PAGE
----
I share your anger at Rwanda legal wrangle but only a noisy few are against the flights
SUN readers will be dismayed by the Court of Appeal decision to rule against plans to send asylum seekers to Rwanda and have their claims processed there.
Each month, thousands attempt the illegal and dangerous crossing of the Channel from the safety of France, and you rightly expect the Government will act to stop this.
Last year, the High Court ruled in favour of the world-leading migration and economic development partnership I set up with Rwanda.
And after the European Court of Human Rights blocked the first flight from taking off, I know people were getting fed up with the legal wranglings.
When I announced the partnership last spring, I knew we’d face relentless legal challenges from those who oppose plans to stop the crossings.
Whatever the outcome was in the Court of Appeal, it was always going to be challenged further.
I share your anger that these processes are taking such a long time to conclude.
That’s why I’ve always advocated the need to reform our courts and legal processes, and make changes to the human rights laws that are open to abuse.
The policy is the right thing and people do not have any grounds for concern with it.
The partnership with Rwanda contained guarantees on the treatment of asylum seekers and opportunities for them to receive protections and start a new life there.
I agreed those arrangements with the Government of Rwanda and those who have cast doubt on them are wrong to do so.
Even the Court of Appeal in their decision recognised the importance of the guarantees, noting that judges were “unanimous in accepting the assurances given by the Rwandan government were made in good faith”.
Moreover, within the 161-page judgment, most grounds being sought to stop the Rwanda partnership were dismissed.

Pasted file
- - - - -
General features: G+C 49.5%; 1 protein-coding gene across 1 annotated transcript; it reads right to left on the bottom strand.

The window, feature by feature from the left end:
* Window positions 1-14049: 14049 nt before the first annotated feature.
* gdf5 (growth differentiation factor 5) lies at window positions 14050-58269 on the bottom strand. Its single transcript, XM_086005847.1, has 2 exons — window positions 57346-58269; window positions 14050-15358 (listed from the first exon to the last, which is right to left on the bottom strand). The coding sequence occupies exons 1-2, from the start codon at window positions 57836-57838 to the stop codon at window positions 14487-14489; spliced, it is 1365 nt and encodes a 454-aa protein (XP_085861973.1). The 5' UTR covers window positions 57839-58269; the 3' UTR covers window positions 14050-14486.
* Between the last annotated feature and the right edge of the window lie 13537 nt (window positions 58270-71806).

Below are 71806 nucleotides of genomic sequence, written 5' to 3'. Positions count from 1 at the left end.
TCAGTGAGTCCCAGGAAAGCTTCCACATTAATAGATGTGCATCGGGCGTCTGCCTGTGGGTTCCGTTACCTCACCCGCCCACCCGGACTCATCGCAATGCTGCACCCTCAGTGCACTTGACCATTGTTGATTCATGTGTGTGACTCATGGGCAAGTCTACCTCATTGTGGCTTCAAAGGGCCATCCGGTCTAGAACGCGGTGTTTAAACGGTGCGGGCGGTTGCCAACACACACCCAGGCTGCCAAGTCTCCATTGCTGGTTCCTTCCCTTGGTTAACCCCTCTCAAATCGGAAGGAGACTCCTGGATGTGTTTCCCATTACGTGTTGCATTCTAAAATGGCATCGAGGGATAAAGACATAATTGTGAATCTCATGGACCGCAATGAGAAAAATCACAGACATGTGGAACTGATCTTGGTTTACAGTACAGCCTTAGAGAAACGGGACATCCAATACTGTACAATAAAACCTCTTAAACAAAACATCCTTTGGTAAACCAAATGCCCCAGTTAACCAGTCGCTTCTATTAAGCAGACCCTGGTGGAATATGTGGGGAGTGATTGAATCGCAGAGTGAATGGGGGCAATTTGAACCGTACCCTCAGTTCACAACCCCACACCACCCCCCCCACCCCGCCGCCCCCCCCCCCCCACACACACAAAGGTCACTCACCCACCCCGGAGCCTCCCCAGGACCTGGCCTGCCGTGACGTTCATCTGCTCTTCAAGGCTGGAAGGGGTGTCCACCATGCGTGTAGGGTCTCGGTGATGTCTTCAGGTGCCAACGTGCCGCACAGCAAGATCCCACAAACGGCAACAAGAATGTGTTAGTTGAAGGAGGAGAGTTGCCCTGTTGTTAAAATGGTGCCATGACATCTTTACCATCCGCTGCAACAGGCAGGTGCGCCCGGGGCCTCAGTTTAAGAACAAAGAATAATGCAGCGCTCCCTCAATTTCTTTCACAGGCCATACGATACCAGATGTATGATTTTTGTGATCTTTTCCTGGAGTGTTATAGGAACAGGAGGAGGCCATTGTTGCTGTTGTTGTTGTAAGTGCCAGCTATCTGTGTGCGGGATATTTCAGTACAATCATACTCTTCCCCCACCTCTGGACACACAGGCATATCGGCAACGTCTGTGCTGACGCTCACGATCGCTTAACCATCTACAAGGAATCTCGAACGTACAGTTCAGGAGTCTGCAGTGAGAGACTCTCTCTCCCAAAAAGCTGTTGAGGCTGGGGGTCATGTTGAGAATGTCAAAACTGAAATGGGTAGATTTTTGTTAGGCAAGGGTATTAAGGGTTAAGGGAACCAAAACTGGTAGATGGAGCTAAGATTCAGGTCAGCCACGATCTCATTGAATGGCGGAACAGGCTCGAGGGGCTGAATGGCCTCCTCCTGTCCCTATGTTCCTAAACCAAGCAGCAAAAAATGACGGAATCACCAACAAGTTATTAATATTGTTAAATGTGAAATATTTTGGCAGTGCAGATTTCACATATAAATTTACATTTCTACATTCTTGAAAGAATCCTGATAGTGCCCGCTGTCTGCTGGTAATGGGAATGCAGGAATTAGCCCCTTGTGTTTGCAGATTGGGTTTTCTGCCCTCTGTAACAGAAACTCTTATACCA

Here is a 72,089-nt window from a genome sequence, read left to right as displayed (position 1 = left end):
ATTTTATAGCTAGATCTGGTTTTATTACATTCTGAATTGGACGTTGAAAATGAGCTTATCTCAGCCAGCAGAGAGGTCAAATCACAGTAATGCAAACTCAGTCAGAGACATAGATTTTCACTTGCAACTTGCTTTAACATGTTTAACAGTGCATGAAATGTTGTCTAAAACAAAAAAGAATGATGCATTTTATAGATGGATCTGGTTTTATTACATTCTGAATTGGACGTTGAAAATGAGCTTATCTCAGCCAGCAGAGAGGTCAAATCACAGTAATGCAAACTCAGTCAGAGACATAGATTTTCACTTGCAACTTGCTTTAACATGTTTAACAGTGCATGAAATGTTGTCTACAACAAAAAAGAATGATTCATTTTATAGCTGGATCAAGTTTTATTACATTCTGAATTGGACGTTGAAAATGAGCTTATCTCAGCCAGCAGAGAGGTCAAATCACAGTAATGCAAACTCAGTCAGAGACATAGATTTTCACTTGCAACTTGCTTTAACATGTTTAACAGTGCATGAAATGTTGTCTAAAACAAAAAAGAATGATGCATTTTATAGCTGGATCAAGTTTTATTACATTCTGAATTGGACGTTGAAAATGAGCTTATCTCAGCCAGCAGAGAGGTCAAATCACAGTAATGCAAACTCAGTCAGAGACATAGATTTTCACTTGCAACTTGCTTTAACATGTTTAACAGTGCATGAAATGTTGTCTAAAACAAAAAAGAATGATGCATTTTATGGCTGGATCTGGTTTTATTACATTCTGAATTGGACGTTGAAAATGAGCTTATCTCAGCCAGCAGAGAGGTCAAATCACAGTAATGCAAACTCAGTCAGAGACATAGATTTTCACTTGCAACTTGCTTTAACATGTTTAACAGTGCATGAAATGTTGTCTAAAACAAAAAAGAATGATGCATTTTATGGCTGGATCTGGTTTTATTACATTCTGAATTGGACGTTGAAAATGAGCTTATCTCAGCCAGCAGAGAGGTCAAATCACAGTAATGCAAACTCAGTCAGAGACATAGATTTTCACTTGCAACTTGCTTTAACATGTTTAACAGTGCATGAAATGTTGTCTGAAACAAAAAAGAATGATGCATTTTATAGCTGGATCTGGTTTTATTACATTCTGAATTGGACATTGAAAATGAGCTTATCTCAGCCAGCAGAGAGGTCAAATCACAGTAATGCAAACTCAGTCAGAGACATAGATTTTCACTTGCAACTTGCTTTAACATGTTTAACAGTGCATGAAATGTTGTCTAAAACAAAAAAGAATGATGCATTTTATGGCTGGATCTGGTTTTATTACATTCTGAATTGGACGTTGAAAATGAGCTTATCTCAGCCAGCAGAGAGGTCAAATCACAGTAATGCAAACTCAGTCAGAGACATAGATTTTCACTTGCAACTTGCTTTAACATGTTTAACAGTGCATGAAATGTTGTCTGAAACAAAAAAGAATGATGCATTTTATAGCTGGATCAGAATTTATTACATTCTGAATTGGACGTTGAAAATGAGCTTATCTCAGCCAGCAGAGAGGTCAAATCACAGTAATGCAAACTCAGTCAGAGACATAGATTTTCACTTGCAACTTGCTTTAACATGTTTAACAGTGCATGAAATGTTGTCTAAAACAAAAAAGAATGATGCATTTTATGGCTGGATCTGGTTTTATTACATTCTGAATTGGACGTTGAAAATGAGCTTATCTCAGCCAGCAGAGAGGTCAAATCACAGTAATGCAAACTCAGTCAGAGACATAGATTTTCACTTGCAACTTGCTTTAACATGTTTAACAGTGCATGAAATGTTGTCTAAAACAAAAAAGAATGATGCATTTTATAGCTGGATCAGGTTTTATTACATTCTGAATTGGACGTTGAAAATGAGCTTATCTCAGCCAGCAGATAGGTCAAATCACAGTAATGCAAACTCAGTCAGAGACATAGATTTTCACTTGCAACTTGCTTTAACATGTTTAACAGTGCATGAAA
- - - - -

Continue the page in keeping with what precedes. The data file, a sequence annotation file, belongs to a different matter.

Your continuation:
When I stood down as Home Secretary last September, the Rwanda partnership was part of a wide range of measures and investments I’d put in place to tackle illegal migration.
This included measures in the Nationality and Borders Act to streamline the asylum process, stop the never-ending and spurious claims some were making and prevent claims being made by people who enter the UK illegally.
I had also developed plans for Greek-style reception centres and new detention facilities for those breaking the law.
They would have helped process those who arrive more quickly, facilitated prompt removals with operational plans in place for flights to Rwanda, and deterred people from coming to the UK.
All of those plans, along with the Rwanda partnership, need implementing in full and at pace by the Government.
While most of the public back them, and opinion polls consistently show support for the Rwanda partnership, there is a minority who oppose it.
Those naysayers and left- wingers have sought to smear Rwanda and make unfounded claims about this policy.
Some campaign groups and human rights lawyers milking the legal aid system have shown no interest in tackling challenges caused by the number of asylum seekers coming here, and the vile activities of the evil criminal gangs who smuggle them into the UK.
These are the same people who campaign to stop us deporting foreign national offenders.
They try every trick in the book to frustrate the sensible and common-sense immigration policies the public want put in place.
We know that a Labour Government would work with them to unpick our immigration laws, remove border controls and leave our country vulnerable.
They cannot be trusted with our borders, safety and security.
That is why it is so important Sun readers and the public never give them the chance to run our country.
While those who oppose asylum system reforms offer no solutions, I am proud of the investment and measures I put in place to tackle these gangs and prevent illegal crossings.
We’ve seen prosecutions, assets from criminal gangs seized and crossing attempts stopped as a result of that work.
More needs to be done and the Government must continue to defend and implement these policies, which I know Sun readers and Britain’s hard-working, law-abiding majority want to see succeed.